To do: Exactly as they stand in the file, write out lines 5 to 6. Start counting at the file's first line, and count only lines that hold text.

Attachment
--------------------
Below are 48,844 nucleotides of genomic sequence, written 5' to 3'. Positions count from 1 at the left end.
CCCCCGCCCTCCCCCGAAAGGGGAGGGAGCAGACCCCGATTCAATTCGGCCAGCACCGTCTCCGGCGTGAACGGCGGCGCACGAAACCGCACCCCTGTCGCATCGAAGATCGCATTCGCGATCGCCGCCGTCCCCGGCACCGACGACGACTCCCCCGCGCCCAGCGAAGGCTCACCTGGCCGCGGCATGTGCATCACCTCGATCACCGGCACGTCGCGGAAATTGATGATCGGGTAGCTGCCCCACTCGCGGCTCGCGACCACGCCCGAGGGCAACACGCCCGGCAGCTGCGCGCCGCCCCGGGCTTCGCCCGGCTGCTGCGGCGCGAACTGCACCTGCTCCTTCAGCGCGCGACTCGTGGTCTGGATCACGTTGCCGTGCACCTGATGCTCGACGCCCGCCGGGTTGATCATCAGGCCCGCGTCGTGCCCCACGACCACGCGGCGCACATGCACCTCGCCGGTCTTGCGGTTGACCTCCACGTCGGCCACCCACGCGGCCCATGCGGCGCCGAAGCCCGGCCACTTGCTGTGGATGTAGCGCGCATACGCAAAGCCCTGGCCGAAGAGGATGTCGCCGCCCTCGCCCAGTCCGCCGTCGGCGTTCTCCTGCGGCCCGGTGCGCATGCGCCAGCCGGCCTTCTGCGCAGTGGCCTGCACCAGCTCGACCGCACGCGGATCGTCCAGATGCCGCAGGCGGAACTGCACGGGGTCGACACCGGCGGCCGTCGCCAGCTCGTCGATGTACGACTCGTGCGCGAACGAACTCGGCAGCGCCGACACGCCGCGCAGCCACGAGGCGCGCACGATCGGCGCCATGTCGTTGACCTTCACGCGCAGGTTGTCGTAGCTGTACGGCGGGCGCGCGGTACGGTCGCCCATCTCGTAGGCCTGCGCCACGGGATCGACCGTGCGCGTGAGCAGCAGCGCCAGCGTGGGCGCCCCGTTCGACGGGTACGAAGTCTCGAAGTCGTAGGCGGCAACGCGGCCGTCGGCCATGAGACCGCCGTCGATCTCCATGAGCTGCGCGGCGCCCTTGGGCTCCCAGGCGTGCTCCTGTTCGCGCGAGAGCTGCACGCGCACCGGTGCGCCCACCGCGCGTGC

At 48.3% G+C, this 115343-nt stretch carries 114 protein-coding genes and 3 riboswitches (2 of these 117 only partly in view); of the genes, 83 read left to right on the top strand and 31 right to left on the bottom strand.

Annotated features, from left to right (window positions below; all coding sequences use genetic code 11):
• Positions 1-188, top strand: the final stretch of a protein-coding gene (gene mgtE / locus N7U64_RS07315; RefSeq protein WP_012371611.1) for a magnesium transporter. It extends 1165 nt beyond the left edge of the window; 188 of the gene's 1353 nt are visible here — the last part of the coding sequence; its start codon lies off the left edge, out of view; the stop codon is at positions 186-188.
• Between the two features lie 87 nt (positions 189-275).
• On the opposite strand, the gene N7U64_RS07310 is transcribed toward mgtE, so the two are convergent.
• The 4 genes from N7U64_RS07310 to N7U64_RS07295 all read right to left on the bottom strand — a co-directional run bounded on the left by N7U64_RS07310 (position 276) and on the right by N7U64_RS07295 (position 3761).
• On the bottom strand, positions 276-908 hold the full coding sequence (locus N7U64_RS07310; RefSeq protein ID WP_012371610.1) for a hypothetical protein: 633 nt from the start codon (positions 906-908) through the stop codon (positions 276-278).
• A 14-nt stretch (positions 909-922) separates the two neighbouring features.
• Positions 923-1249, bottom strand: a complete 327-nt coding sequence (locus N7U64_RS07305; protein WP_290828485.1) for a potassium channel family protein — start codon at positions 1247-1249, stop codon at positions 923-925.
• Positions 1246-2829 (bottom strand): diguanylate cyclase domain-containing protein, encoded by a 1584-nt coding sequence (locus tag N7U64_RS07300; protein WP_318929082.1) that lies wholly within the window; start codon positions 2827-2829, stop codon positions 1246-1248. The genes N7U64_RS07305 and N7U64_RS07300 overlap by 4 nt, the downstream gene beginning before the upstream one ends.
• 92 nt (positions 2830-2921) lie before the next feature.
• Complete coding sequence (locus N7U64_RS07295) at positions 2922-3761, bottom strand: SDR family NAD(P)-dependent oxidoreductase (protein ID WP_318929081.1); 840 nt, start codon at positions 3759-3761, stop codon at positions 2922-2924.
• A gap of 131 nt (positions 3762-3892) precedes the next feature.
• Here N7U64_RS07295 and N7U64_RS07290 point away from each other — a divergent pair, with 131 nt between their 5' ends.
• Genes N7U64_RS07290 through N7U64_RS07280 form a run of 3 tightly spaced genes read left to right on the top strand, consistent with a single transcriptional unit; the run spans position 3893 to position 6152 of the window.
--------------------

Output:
• Positions 1-188, top strand: the final stretch of a protein-coding gene (gene mgtE / locus N7U64_RS07315; RefSeq protein WP_012371611.1) for a magnesium transporter. It extends 1165 nt beyond the left edge of the window; 188 of the gene's 1353 nt are visible here — the last part of the coding sequence; its start codon lies off the left edge, out of view; the stop codon is at positions 186-188.
• Between the two features lie 87 nt (positions 189-275).